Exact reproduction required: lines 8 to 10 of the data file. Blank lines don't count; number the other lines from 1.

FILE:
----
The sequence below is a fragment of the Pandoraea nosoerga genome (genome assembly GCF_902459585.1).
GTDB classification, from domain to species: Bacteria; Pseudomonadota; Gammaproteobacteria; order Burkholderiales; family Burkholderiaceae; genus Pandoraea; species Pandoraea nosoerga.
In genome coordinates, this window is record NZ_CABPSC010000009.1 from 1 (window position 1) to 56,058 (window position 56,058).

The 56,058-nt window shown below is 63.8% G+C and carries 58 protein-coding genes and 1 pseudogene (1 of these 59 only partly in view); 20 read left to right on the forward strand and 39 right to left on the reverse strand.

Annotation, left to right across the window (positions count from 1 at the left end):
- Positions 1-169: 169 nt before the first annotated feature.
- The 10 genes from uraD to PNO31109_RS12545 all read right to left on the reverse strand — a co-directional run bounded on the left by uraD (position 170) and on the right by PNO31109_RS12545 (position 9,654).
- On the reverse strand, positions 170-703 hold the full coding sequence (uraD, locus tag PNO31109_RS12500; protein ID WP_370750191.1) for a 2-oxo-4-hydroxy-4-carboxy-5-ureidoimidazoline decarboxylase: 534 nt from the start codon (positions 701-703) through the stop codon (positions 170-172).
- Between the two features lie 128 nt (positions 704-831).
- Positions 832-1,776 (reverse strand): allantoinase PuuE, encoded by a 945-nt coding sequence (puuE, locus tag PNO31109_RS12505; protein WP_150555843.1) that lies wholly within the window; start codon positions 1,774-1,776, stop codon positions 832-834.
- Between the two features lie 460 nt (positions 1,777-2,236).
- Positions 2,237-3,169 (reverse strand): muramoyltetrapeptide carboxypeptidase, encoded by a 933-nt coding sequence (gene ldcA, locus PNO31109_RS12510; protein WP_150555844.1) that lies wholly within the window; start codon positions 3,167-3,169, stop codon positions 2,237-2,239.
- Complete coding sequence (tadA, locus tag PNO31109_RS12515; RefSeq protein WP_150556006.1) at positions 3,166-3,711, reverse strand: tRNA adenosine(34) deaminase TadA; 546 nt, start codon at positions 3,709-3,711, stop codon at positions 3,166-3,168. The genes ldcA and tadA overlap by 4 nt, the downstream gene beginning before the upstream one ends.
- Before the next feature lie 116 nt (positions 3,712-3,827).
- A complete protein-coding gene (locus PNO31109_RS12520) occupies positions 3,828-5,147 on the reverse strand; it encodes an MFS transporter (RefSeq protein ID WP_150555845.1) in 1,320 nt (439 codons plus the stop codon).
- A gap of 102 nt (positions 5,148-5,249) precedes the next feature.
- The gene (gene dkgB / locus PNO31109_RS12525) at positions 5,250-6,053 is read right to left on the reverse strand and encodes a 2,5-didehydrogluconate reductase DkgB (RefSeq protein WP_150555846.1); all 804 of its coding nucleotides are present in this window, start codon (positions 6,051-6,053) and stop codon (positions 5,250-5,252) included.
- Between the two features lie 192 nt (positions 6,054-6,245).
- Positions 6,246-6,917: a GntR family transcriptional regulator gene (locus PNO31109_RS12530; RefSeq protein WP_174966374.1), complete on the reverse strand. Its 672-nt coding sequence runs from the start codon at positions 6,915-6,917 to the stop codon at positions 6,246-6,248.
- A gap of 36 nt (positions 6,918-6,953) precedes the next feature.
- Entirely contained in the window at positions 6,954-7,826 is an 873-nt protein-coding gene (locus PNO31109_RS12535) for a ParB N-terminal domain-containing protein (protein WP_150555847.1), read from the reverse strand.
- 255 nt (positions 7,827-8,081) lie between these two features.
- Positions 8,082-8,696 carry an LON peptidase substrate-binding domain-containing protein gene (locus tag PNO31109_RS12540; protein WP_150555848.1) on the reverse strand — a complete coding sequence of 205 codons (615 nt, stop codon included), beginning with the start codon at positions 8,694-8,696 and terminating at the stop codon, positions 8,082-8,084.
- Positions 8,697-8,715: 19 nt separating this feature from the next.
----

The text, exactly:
- On the reverse strand, positions 170-703 hold the full coding sequence (uraD, locus tag PNO31109_RS12500; protein ID WP_370750191.1) for a 2-oxo-4-hydroxy-4-carboxy-5-ureidoimidazoline decarboxylase: 534 nt from the start codon (positions 701-703) through the stop codon (positions 170-172).
- Between the two features lie 128 nt (positions 704-831).
- Positions 832-1,776 (reverse strand): allantoinase PuuE, encoded by a 945-nt coding sequence (puuE, locus tag PNO31109_RS12505; protein WP_150555843.1) that lies wholly within the window; start codon positions 1,774-1,776, stop codon positions 832-834.